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Validating computerized systems is required to demonstrate adherence to data integrity, says Susan J. Schniepp, distinguished fellow at Nelson Laboratories, LLC.
Q. I just started working for an independent product contract manufacturing company, and we are installing new computers in all the critical areas. What do we need to validate?
A. There isn’t a lot of detail in your question so let’s assume you are in fact installing computerized systems in your operation. FDA defines a computer system as a “functional unit of one or more computers and input/output devices, peripherals and associated software, used in common for all or part of a program and storing all or part of the data necessary for program execution” (1). The relevant International Council for Harmonisation (ICH) Q7 document says computer systems are both “hardware components and associated software, appointed and assembled to perform a specific function or group of functions” and “process or operation integrated with a computer system” (2).The European Union’s EudraLex defines a computer system as a “system individually designed to suit a specific business process” (3). These systems could include a laboratory information management system (LIMS), a documentation management system (DMS), and/or a electronic batch record system (ERB).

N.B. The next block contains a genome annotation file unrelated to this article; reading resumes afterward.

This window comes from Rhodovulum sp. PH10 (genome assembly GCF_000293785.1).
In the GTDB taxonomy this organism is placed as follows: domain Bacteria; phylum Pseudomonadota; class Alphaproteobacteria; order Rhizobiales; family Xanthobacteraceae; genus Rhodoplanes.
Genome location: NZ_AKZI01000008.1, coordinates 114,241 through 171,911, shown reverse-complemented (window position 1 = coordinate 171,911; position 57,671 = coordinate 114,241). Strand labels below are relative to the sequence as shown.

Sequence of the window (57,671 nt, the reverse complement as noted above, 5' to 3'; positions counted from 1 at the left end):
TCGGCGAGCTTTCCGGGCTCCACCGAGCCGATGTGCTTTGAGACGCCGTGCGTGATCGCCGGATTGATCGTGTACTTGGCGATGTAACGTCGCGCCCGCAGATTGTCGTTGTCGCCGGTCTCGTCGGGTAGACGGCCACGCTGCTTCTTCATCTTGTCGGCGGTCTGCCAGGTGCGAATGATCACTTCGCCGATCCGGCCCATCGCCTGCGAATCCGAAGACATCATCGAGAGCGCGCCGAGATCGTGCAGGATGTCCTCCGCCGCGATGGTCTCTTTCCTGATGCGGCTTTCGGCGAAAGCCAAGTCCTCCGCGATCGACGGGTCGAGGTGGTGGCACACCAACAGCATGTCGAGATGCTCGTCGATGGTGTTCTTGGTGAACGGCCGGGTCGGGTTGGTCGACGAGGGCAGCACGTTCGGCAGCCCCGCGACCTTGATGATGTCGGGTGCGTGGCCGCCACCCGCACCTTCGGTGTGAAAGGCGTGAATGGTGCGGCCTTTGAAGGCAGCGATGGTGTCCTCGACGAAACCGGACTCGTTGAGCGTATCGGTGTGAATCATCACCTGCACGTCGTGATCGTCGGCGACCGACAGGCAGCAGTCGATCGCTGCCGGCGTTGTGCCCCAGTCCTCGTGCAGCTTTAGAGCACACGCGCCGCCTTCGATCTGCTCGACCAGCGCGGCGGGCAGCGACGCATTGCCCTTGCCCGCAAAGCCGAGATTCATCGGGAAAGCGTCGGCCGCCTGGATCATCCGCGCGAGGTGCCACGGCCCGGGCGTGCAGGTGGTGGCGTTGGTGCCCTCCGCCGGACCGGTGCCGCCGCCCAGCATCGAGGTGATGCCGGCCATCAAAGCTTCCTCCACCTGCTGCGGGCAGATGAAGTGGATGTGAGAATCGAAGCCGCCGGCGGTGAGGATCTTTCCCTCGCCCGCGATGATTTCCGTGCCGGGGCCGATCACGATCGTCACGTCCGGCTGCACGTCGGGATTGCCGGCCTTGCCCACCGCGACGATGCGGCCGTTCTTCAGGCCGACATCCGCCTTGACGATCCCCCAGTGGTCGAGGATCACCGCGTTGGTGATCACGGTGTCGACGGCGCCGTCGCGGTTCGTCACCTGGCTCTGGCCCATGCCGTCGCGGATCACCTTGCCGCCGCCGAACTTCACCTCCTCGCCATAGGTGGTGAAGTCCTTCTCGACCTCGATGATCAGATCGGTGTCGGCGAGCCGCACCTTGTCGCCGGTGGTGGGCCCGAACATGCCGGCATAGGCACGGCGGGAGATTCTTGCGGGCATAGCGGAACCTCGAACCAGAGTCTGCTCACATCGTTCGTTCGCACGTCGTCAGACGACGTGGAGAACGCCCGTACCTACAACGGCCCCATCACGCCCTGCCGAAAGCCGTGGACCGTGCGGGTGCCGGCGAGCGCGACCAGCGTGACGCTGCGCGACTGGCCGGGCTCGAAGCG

The need to validate these different systems is driven by FDA’s definition of validation, which says, “Validation is the confirmation by objective evidence, that the previously established requirements for the use of a process or system are met” (1). Bottom line, computerized systems that have an impact on product quality, patient health and safety, and on GxP practices that impact production processes, storage of data for finished products, documentation management of processes and procedures, electronic records, etc. must be validated to ensure the integrity of manufactured product.
Now that we established why you need to validate computerized systems, let’s look at general concepts that might help with your approach to validation. The validation plan should include the installation qualification (IQ), operational qualification (OQ), and performance qualification (PQ) testing protocols and change control procedures. Each part of the validation plan should be executed in a specific order. For example, you need to complete the IQ before you start executing the OQ. When you write protocols for validating your systems, you need to make sure you address data integrity for each system. You need to ensure that the electronic records and signatures generated by your system meet the ALCOA + data integrity concepts of being attributable, legible, contemporaneous, original, accurate, complete, consistent, enduring, and available.
By establishing a validation plan and ALCOA+, you can be confident that your computerized system is capable of generating reports and data that attests to the safety and quality of the products your company manufactures.
Susan J. Schniepp is distinguished fellow at Nelson Laboratories, LLC.
Vol. 48, No. 2